Are part-worn, used, or second-hand tyres safe?
Part-worn, used or second-hand tyres are less of an issue in Australia than in Europe but plenty of places here still advertise them. So, are part-worn tyres safe?
IN AUSTRALIA, IT isn’t illegal to sell part-worn, used or second-hand tyres and a quick Google search of those terms will throw up plenty of tyre shops selling part-worn rubber. But is it safe to try and save money by buying a set of tyres someone else has swapped out or that have come from a wrecked vehicle?
What’s the law say?
Not much. Tyres in Australia need to have at least 1.5mm (1.6mm is often quoted in publications, but 1.5mm is listed by roads authorities in this country – new tyres have between 6-8mm of tread depth) of tread across the tyre to be considered roadworthy; unless they have wear indicators set at a higher level in which case that higher wear level applies. Unless a tyre has been specified as suitable for re-cutting or re-grooving, it can’t be.
Before a tyre can be sold in Australia it must meet ADR23 guidelines but this doesn’t detail the use of second-hand tyres. So, in a lot of cases, this is buyer beware stuff. And while most road transport associations around the country will advise car owners to check the age of the tyres on their vehicle, or the age of the second-hand tyre they’re buying, they don’t suggest at what point the tyre should be rejected.
And that’s because it depends on so many things, like what part of the country the tyres come from (somewhere hot or cold), how long have they been sitting around for, have they been stacked somewhere out in the elements, and so on. See, tyres are not like wine in any way shape or form. They get worse with age.
While in some countries there’s a requirement that the second-hand tyre should be clearly labelled as part-worn, there’s no such requirement in Australia.
Why would you buy a part-worn tyre?
Here in Australia, it’s almost impossible to make a case for buying second-hand, part-worn or used tyres. Tyres are becoming cheaper, especially since the arrival of tyres from ‘new’ Asian brands forcing premium brands to introduce budget-friendly rubber.
But then, it’s worth remembering that if you buy a second-hand car then you’re buying part-worn, used and second-hand tyres (whatever you want to call them). And, unless you know the back-story of the vehicle and its tyres – or even if you do and they look a little rough or are old but still have plenty of tread left – then you’re risking the safety of you, your family or someone else’s. Simple.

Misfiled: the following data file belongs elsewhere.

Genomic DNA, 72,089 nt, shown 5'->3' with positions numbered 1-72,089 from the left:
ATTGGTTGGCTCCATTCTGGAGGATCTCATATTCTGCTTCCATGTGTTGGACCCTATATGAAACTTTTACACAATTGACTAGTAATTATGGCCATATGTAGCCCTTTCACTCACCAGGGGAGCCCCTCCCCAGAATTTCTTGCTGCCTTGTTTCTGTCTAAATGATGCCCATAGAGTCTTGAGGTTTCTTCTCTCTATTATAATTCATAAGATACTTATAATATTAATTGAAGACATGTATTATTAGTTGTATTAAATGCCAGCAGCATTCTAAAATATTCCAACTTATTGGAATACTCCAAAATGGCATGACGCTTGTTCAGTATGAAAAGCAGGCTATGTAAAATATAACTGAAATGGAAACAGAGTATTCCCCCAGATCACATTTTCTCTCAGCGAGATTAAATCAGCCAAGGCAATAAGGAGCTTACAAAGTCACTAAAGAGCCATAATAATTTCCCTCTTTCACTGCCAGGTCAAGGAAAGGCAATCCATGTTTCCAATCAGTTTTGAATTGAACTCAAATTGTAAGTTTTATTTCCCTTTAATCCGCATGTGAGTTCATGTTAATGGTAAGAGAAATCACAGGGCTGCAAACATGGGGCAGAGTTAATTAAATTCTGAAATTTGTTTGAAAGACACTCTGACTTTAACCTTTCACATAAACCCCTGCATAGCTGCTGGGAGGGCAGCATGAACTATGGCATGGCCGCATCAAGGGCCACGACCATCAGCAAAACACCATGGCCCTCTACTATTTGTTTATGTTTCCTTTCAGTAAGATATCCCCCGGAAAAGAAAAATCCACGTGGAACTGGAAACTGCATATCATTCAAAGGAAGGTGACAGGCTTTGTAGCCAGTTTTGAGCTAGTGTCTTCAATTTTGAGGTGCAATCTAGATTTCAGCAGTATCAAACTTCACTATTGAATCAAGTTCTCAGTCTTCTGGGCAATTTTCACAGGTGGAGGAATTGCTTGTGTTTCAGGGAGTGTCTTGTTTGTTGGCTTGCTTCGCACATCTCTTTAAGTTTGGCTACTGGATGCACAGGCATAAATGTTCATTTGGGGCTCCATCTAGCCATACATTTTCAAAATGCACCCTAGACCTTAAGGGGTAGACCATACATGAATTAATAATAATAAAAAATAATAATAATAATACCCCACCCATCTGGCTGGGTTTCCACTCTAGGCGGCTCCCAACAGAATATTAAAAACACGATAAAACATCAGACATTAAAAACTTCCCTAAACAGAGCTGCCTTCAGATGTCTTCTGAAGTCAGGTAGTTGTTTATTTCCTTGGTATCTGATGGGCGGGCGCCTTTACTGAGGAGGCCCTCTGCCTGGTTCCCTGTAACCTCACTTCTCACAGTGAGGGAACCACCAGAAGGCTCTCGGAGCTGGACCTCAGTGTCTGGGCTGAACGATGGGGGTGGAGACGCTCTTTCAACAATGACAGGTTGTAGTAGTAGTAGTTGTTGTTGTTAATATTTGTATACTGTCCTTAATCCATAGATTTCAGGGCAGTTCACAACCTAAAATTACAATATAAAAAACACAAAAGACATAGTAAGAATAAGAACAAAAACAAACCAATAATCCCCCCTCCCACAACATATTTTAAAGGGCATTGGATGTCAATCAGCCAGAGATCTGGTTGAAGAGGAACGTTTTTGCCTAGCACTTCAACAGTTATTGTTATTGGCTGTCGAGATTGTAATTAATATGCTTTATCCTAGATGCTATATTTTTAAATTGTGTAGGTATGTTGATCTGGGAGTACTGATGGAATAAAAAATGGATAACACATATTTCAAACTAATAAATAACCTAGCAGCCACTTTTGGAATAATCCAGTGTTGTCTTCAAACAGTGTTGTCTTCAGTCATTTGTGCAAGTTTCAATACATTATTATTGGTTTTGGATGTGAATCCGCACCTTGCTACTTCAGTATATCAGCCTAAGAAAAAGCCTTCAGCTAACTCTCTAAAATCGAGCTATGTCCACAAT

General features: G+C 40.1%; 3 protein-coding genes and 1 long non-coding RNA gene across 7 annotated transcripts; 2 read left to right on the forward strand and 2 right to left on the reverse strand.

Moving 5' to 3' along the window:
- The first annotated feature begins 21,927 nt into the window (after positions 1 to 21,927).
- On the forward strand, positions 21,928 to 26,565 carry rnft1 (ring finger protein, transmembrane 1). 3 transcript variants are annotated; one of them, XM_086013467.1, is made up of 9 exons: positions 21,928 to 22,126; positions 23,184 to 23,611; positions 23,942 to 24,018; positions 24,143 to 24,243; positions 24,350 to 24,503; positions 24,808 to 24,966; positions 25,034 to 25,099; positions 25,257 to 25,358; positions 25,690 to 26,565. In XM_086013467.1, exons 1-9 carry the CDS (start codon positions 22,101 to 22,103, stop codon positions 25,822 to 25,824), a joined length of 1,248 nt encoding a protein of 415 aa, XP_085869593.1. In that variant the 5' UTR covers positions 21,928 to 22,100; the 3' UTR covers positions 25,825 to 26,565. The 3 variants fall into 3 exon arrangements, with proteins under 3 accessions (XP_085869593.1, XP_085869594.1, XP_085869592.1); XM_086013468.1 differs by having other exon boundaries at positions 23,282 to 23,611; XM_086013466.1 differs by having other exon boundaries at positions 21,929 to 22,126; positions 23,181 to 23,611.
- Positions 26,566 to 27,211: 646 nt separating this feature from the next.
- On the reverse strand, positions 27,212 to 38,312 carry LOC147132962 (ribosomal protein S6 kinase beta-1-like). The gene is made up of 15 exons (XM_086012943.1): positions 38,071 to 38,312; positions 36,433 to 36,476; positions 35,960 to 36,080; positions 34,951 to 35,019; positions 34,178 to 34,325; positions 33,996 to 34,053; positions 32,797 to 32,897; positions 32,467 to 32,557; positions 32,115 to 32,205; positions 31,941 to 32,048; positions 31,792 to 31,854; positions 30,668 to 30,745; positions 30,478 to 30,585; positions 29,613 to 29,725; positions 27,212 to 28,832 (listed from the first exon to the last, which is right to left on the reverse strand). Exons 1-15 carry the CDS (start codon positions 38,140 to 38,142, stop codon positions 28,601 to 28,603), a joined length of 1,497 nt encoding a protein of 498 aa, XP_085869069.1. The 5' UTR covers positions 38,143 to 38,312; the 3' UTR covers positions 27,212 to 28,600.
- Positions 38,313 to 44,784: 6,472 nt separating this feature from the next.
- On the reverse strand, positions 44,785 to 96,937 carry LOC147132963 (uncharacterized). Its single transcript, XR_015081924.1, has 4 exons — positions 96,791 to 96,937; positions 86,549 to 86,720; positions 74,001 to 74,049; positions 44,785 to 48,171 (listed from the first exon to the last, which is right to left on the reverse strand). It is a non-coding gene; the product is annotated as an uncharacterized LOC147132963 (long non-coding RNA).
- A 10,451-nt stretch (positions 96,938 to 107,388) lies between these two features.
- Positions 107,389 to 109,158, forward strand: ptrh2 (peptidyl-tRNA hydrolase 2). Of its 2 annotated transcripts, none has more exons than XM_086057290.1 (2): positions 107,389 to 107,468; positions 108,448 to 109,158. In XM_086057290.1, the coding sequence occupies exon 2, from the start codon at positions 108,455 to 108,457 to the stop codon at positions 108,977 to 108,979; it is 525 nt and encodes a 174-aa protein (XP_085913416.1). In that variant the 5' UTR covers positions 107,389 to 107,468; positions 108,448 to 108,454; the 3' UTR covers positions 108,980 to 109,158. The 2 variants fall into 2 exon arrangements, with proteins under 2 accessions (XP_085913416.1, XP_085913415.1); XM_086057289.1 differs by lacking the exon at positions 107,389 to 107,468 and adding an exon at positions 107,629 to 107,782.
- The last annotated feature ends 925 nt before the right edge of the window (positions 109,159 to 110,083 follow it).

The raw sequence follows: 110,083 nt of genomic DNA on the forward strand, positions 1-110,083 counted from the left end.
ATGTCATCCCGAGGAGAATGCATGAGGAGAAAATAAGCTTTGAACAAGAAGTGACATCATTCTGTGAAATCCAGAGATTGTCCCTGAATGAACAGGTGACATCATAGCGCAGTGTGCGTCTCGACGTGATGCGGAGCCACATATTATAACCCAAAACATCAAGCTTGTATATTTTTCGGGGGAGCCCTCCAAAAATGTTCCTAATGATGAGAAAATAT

In Europe, Germany is one of the largest suppliers of part-worn tyres but that’s because it has one of the strictest requirements when it comes to worn tyres. For instance, instead of the 1.5mm of tread Australian authorities specify, German authorities require a minimum of 3mm of tread coverage.
Buying used German tyres means you’re likely buying a tyre that’ll last for a few thousand clicks and will be cheaper than a set of new tyres meaning you could probably buy a more premium tyre. But none of this is relevant for Australia, it’s just background to show how different markets do things differently.
Some will argue that a tight budget is the main reason for buying a set of used tyres. But this is likely a false economy, see, used tyres won’t last as long as new tyres and so you’ll end up replacing them more often and spend more in the long run.
More than that, you’re buying something with a reduced safety profile and that really does make no sense at all. See, with less tread across your tyre’s face and shoulders you’re reducing your car’s grip in both the dry and wet. A test between new and used tyres by the UK’s TyreSafe revealed drastically increased wet road braking distances from around 90km/h. The new tyre with 8mm of tread stopped in 25.9m while the used tyre with just 1.6mm of tread took 37.8m to stop.
Should you buy a part-worn or used tyre?
While most sellers of part-worn tyres will tell you the things have been thoroughly inspected by experts, the truth is that the majority probably haven’t. In the UK, for instance, part-worn tyres being sold need to have passed a barrage of tests, like an inflation test, have their structural integrity assessed, carry a minimum of 2mm of tread, and be marked as Part Worn. That’s not the case in Australia.
In fact, there is virtual silence on this issue in Australia with none of the checks on part-worn tyres that are required in other countries. That said, if you’re caught driving with tyres below the minimum tread depth then you can be issued with a defect notice which, depending on where you live can cost more than $100 per tyre and usually also a loss of one demerit point per defective tyre.
So, with none of the checks on part-worn tyres in this country that you get in others, the potential safety risk to you or someone else, and the financial cost too (part-worn tyres aren’t cheaper in the long run) it’s not worth buying a second-hand tyre.
So, I really shouldn’t buy a part-worn tyre?
Well, yes, that’s the general advice but there are some instances where buyers prefer to use a good-condition part-worn tyre, like at a skid pan day. Or on a trailer that doesn’t get driven a lot. But, if you do decide to fit part-worn tyres, make sure you understand the risks and that the tyres you’re buying still have a decent amount of meat on them, are in good condition (it’s buyer beware in this country) and that they’re not too old and that they’ve been stored out of direct sunlight.